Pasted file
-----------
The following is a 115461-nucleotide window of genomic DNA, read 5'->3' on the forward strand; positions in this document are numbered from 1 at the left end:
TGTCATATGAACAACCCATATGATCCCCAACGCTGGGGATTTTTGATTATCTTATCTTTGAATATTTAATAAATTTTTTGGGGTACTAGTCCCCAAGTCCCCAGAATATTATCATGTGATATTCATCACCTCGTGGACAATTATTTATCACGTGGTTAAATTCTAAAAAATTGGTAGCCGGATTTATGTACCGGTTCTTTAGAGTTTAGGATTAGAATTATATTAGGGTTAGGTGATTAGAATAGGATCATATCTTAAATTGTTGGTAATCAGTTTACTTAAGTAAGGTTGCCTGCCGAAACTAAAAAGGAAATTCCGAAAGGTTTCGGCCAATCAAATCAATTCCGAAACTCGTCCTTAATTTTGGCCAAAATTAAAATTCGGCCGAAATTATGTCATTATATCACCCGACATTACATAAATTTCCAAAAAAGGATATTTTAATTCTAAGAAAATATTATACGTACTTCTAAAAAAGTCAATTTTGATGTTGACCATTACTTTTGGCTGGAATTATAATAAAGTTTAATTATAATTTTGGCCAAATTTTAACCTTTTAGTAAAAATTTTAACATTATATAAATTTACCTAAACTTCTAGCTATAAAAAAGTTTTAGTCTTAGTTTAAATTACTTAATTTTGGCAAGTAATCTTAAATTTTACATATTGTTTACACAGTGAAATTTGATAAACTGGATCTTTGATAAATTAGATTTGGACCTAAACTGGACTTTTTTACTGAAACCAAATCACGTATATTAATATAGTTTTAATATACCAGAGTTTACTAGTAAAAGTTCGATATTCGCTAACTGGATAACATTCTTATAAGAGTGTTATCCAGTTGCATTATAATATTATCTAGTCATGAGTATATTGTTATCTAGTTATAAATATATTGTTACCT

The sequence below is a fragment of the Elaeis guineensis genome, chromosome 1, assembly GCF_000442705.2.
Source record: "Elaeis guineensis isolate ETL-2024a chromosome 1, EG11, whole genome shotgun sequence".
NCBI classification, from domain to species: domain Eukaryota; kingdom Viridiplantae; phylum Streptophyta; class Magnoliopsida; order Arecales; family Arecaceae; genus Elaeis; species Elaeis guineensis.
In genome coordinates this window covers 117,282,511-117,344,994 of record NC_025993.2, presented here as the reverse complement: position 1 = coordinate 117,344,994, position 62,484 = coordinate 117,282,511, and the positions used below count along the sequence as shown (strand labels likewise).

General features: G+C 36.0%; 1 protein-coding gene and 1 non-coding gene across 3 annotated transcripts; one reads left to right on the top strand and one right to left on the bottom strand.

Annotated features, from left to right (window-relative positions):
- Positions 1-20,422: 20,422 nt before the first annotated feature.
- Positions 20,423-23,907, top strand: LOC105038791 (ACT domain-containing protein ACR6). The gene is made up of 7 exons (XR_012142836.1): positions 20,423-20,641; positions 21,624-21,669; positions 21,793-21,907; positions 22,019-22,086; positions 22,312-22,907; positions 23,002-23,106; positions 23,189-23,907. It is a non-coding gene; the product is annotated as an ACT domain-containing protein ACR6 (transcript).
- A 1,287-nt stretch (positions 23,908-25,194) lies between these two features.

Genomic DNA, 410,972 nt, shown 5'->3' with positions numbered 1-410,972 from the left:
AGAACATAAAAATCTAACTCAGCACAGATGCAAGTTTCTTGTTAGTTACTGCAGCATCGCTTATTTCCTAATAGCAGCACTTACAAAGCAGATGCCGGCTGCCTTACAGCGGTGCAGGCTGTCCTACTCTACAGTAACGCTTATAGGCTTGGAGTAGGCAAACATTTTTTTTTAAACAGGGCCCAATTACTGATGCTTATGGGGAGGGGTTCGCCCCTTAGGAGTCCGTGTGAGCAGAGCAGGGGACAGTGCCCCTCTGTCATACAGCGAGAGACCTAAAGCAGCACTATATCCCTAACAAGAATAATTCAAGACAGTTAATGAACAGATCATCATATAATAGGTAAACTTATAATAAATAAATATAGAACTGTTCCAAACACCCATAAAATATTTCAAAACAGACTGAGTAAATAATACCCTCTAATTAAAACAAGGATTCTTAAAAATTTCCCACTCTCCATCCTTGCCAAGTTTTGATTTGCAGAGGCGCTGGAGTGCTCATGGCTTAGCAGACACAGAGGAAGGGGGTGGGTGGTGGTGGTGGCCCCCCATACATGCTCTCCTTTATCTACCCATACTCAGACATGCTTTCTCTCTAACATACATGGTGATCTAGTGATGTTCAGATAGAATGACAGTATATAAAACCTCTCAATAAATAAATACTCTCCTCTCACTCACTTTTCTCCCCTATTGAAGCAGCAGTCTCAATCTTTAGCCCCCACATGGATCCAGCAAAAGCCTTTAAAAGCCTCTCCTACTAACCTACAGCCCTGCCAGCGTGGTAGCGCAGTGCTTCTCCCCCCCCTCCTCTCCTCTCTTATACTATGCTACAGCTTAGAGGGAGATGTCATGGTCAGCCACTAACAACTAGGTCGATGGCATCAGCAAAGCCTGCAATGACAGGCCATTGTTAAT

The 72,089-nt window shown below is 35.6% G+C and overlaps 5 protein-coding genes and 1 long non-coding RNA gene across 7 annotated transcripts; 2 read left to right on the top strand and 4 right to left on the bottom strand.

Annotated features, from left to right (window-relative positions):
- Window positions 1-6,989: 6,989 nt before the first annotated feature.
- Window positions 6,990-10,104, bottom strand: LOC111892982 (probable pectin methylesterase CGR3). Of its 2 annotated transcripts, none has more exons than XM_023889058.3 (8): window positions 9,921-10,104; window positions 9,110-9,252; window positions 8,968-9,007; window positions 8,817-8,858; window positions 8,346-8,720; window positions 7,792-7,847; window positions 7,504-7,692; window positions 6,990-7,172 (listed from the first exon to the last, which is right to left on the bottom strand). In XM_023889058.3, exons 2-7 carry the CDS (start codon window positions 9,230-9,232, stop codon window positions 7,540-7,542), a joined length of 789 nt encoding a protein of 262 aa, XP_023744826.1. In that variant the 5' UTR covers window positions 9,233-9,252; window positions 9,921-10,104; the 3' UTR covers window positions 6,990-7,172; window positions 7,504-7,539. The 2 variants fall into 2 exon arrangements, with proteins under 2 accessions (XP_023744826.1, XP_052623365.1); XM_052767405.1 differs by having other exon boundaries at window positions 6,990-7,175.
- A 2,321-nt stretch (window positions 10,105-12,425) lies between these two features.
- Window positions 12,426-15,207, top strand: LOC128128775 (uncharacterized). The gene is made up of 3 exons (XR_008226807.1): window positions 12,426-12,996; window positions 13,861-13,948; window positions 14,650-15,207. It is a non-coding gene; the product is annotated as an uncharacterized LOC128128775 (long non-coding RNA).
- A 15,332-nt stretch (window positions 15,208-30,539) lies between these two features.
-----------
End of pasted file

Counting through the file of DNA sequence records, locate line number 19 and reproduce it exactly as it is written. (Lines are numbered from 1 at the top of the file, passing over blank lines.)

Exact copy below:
- Window positions 12,426-15,207, top strand: LOC128128775 (uncharacterized). The gene is made up of 3 exons (XR_008226807.1): window positions 12,426-12,996; window positions 13,861-13,948; window positions 14,650-15,207. It is a non-coding gene; the product is annotated as an uncharacterized LOC128128775 (long non-coding RNA).